Every two hours, three people are killed in an alcohol-related highway accident. Even more sobering: Among major crimes, DUIs and DWIs had one of the highest arrest rates in 2010, the most recent year for which data is available with more than 1.4 million arrests.
Whether you’ve received a DUI or a DWI, the damage to your driving record will likely be the same. However, there are key differences between what a DUI and DWI are and how different states view these violations depending on which appears on your record.
Defining DUI and DWI
DUIs and DWIs have slightly different meanings: A DUI refers to driving under the influence while a DWI means driving while intoxicated or impaired. With a DUI, the charge could mean that the driver was driving under the influence of alcohol or drugs. It’s important to note that the drugs do not need to be illicit — prescription drugs and over-the-counter drugs can also lead to a DUI charge if the person becomes impaired as a result of taking them.
Whether you’re charged with a DUI or a DWI, the charge only arises in a situation where a law enforcement officer has reason to believe that you were too impaired to drive. That may be because you failed a field sobriety test or a breathalyzer test – or could even be because you were too sleepy to drive safely.
While the differences in terminology may seem like a game of semantics, the real differences between these two charges are ultimately determined by the state in which the incident occurred. DUI and DWI cases vary from state to state. In fact, some states use different terminology entirely to charge an individual who has operated a motor vehicle while intoxicated.
OUI vs. OWI
In some states, drivers may be charged with either an OUI or OWI. An OUI means operating under the influence of intoxicating liquor while an OWI means operating while intoxicated. Currently, there are five states that use such terminology when charging drivers with related offenses:
- Indiana: OWI
- Iowa: OWI
- Maine: OUI
- Massachusetts: OUI
- Michigan: OWI
The ramifications for receiving a DUI or DWI vary from state to state. In fact, the legal limit for intoxication can be significantly different depending on the state in which you live. For example, while most states will issue a DUI charge if the driver has a blood-alcohol content (BAC) level higher than 0.08%, Utah will issue a DUI if the driver’s BAC is higher than 0.05%. Additionally, in many states, penalties can increase if your BAC is at least 0.15%.
In many cases, a DUI or DWI offense will result in license suspension and mandatory alcohol education and treatment. License suspension terms vary depending on the state in which you live and whether or not it’s your first, second or third offense. For example, if you receive a DUI in Alaska and it’s your first offense, you’ll receive a 90-day suspension while in Connecticut, the same charge will result in a one-year license suspension. Depending on where you live, you may even have your vehicle confiscated or an ignition interlock device installed.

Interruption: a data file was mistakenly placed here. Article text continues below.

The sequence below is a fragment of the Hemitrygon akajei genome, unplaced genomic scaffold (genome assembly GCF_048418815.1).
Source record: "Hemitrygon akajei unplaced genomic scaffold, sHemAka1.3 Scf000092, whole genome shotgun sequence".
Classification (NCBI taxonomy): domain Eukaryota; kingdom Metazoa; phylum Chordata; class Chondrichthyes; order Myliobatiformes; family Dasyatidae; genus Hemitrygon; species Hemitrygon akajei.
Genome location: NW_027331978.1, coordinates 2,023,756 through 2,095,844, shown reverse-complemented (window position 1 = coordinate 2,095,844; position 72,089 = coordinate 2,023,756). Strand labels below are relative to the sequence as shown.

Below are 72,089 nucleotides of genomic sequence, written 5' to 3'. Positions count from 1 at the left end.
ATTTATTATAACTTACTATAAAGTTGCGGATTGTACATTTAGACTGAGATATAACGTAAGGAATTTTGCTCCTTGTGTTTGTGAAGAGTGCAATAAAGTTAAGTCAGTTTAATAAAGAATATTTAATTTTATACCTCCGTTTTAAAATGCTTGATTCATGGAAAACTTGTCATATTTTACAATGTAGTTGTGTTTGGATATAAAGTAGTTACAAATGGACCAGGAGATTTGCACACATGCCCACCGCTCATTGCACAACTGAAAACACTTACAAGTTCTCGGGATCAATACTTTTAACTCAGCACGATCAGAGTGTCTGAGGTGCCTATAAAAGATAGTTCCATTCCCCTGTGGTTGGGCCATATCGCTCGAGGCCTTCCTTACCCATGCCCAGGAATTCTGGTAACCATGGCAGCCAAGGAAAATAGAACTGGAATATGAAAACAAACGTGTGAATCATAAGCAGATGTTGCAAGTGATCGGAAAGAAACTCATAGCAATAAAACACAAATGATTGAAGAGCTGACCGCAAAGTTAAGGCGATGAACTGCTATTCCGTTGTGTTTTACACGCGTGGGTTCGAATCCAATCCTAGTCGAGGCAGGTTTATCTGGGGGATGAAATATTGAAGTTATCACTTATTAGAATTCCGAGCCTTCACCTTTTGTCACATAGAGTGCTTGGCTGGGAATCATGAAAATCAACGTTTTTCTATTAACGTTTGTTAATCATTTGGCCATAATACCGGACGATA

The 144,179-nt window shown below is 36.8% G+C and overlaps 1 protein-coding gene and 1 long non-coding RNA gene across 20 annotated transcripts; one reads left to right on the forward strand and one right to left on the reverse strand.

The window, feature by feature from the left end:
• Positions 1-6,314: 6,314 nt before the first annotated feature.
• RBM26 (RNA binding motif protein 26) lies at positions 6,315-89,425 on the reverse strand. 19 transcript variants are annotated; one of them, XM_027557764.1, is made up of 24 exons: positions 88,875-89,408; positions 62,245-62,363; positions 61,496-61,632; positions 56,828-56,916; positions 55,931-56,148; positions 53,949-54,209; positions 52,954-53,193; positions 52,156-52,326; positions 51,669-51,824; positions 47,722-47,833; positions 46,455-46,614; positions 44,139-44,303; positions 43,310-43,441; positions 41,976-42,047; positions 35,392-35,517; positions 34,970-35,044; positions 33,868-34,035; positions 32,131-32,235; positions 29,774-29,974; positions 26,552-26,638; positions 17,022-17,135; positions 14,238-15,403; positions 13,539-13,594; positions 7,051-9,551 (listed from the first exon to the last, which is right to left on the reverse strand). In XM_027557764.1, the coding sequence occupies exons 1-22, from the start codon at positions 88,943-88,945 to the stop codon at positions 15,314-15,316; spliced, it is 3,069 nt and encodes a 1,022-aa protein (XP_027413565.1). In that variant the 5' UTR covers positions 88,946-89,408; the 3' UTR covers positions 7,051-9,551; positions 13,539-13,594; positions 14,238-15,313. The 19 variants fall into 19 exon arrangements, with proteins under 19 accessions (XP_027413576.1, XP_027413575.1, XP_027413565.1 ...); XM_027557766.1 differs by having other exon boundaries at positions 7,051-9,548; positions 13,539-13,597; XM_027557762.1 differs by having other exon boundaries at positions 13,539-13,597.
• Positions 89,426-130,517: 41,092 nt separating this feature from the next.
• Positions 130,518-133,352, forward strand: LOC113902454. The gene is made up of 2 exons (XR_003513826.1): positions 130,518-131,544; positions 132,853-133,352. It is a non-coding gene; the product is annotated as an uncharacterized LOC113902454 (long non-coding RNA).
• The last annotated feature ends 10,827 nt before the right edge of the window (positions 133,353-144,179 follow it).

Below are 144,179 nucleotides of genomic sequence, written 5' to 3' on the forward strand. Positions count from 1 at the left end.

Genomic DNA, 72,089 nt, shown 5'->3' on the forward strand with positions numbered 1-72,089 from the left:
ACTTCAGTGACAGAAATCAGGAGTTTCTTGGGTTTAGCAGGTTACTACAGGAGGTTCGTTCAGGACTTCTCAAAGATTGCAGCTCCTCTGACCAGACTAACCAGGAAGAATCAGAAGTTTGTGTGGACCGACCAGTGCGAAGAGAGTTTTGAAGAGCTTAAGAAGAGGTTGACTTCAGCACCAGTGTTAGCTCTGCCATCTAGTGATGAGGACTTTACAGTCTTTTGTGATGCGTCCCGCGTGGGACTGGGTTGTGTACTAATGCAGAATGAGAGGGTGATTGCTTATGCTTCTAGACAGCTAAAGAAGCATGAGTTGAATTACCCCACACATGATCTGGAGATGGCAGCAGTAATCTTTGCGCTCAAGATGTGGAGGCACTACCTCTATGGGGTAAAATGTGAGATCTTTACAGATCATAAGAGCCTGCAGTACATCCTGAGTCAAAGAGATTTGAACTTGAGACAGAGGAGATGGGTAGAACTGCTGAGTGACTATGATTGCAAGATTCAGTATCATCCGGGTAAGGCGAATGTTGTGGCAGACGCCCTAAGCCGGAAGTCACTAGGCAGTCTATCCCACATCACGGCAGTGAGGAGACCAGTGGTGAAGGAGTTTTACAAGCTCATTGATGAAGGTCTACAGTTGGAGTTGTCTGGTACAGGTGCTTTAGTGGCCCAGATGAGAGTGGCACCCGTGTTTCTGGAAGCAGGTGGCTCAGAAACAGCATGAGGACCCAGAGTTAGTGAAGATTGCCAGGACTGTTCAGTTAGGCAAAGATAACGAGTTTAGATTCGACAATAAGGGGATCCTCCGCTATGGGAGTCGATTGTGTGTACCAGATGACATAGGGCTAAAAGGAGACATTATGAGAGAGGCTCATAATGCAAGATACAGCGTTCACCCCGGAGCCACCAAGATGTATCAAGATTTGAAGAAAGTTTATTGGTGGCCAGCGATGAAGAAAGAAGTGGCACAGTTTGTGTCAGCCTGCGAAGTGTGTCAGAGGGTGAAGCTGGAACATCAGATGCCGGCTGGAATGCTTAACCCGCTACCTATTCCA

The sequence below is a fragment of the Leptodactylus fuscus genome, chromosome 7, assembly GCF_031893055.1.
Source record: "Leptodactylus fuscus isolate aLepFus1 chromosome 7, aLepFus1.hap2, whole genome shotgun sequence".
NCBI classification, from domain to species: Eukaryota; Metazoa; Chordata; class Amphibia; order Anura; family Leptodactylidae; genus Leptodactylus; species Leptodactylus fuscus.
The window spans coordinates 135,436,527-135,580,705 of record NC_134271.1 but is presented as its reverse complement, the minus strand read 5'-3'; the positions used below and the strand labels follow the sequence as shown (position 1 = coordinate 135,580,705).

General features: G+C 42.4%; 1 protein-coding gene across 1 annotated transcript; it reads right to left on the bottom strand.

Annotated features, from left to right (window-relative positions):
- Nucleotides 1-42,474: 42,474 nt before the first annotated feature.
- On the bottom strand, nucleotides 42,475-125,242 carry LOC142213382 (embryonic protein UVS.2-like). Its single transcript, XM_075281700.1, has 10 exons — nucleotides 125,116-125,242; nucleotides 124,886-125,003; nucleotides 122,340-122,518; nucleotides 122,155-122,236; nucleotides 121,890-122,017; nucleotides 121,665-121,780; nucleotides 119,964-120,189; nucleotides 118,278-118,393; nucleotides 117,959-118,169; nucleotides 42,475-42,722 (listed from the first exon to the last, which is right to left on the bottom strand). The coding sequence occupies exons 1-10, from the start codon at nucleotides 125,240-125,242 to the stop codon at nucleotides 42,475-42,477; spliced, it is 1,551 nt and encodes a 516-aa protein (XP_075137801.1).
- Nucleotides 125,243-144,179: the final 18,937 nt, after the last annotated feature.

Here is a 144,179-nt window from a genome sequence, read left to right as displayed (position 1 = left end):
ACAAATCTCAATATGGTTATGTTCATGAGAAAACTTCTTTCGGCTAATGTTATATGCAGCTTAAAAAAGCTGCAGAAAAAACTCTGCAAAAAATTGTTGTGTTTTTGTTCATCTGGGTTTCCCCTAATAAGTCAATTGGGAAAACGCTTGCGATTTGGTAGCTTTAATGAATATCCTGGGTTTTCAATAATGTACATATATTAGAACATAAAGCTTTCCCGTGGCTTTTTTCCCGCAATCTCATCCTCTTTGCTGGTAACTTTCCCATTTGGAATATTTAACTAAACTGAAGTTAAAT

Will DUIs and DWIs Impact My Insurance Rates?
After you receive a DUI or DWI, your insurance rates will inevitably increase – and in some cases you may be dropped from your policy entirely. How much your insurance premium increases largely depends on your insurance carrier. For example, Progressive accepts DUI drivers and only raises insurance rates by a nationwide average of 13%. However, in most cases your insurance rates will double or triple in price compared to what they were before.
Depending on your insurance carrier and/or your state’s requirements, you may be required to obtain an SR-22 after getting a DUI or DWI. An SR-22 is a certificate of financial responsibility that illustrates that you meet your state’s current car insurance requirements and will continue to do so for a set period of time (typically three years). These are usually required when drivers are seeking to reinstate their suspended license after being charged with a DUI or DWI.
Frequently Asked Questions
Will I go to jail if I receive a DUI or DWI?
It depends on the state in which you live. Pennsylvania drivers convicted of a DUI or DWI won’t receive any jail time while just two states over, in Vermont, convicted drivers can spend up to two years in jail. If you’ve recently been charged with a DUI or DWI, refer to your state’s laws to understand what penalties you may incur.
How long do DUIs and DWIs stay on your driving record?
Again, this depends on the state in which the offense occurred. In most cases, a DUI or DWI will remain on your driving record for three to five years. However, in stricter states — such as California — the offense may stay on your record for 10 years.
What’s the legal limit for blood-alcohol content?
The federal legal limit for blood-alcohol content (BAC) is 0.08%. However, it’s important to note that if you’re under the age of 21, you will face serious penalties if you have a BAC of even 0.01% – no matter what your state’s laws are.
What happens if I fail a breathalyzer test?
If you fail a breathalyzer test you will be charged with a DUI or DWI. But you can also be charged if you pass the breathalyzer test and fail a field sobriety test.